THURSDAY, MARCH 13
WE ARE PROUD TO PRESENT A PRESENTATION ABOUT THE HERERO OF NAMIBIA, FORMERLY KNOWN AS SOUTHWEST AFRICA, FROM THE GERMAN SUDWESTAFRIKA, BETWEEN THE YEARS 1884-1915 is not only the longest play title in recent memory, it ultimately points to some of the ways this provocative work explores the metaphysics of Theatre. And, thereby provided wonderful grist for our TalkBack mill.
All art forms progress and evolve, and WE ARE PROUD TO PRESENT… is a good example of a work by a serious, young American writer that pushes the envelope. It plays with almost every aspect of theatre metaphysics and the result is smart, daring, witty and ultimately horrifying.
TIME is a key element in the metaphysics of theatre. The Ancient Greek playwrights wrote plays that moved forward in time without interruption. Shakespeare’s drama was episodic, but time still moved in one direction. Pinter’s BETRAYAL, among other works, moved backwards in Time. Other modern works have moved backward and forward in Time, but usually in discrete scenes. WE ARE PROUD TO PRESENT moves forward and backward in time, but in a continuous flow of action. Perhaps, mirroring a modern sense of physics in which we have parallel dimensions and time that folds back on itself — as opposed to the Newtonian world we’ve become so familiar with.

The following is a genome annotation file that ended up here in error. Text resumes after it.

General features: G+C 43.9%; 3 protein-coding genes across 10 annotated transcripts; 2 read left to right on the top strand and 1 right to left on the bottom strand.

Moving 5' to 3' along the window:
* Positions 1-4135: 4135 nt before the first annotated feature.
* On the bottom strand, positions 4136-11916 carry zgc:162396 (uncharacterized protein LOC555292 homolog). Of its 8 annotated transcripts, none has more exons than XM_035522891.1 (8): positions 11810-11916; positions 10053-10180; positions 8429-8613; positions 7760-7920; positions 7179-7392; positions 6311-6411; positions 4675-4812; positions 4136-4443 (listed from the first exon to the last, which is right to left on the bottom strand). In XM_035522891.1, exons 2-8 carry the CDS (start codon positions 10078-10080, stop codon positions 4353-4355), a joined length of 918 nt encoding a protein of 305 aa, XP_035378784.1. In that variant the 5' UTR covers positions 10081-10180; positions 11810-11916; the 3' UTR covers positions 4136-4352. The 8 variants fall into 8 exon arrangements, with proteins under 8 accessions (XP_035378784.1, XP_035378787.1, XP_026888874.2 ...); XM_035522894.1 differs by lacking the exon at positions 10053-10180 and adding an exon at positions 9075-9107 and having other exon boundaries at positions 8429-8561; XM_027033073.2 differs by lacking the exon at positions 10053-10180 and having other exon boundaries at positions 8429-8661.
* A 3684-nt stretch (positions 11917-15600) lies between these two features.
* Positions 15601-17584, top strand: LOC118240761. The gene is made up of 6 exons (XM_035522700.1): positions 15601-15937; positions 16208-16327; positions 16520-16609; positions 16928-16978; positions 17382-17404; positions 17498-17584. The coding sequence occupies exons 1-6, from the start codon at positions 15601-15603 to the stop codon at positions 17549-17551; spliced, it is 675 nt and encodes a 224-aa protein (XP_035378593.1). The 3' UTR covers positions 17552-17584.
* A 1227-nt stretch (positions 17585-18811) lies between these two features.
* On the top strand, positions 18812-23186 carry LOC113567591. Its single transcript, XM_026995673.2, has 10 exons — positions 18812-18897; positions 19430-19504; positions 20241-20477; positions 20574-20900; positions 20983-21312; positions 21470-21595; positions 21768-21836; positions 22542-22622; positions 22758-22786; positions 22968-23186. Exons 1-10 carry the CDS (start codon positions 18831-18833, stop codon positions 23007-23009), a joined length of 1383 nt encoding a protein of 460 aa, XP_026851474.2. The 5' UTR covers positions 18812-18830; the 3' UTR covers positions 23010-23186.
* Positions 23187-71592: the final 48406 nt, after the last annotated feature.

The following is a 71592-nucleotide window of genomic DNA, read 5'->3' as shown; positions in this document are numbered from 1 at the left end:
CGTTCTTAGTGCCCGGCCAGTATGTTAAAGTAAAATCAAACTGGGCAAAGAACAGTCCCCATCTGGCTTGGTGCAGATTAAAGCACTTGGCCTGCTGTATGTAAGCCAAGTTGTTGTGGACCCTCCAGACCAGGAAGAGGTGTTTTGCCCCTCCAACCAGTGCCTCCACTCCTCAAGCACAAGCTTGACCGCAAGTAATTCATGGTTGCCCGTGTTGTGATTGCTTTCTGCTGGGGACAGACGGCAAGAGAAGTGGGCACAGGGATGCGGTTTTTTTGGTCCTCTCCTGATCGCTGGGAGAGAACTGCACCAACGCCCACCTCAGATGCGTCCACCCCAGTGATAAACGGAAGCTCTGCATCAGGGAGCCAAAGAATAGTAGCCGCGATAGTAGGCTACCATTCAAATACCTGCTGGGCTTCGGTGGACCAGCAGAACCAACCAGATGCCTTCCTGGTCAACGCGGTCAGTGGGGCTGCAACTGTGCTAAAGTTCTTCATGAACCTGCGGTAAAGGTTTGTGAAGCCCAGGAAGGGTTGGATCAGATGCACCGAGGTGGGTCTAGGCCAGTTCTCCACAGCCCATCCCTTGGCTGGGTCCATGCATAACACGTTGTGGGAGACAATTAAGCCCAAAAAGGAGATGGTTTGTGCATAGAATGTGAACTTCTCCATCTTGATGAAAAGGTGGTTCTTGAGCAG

PLACE is another key metaphysical element — the well-made Greek play took place in one setting. Modern plays often have multiple settings, but again usually in discrete scenes. WE ARE PROUD TO PRESENT.. moves back and forth from the performance space to the rehearsal room in which the piece was created in a continuous flow.
In traditional theatrical metaphysics, actors subsume their identities and adopt the identity of a character or role. In this play, actors add another layer of dimension, playing actors in a rehearsal room and then the roles they are creating in that room.
Over the years, the playwright’s acknowledgment of audience presence has changed often; Shakespeare’s characters speak directly to us, where Greek’s characters don’t. For the last 100 years or so the Fourth Wall has been in more than out, separating the world of the characters from our world. WE ARE PROUD… opens with direct address and then moves back and forth from the private world of the rehearsal room — sometimes we are spectators, sometimes we are included in the action, taking cell phone pictures for the cast, exchanging high fives with the cast, etc.
The play also makes a deep exploration of Belief which is the operative engine of Theatre. The Suspension of Disbelief is what makes theatre possible — we know we aren’t in Denmark, and that that isn’t Hamlet; it’s an actor on a set. But, we suspend our disbelief to take the imaginary journey of the play. But before we believe, the actor has to believe, and WE ARE PROUD… takes a deep look at how that belief is created in the rehearsal room.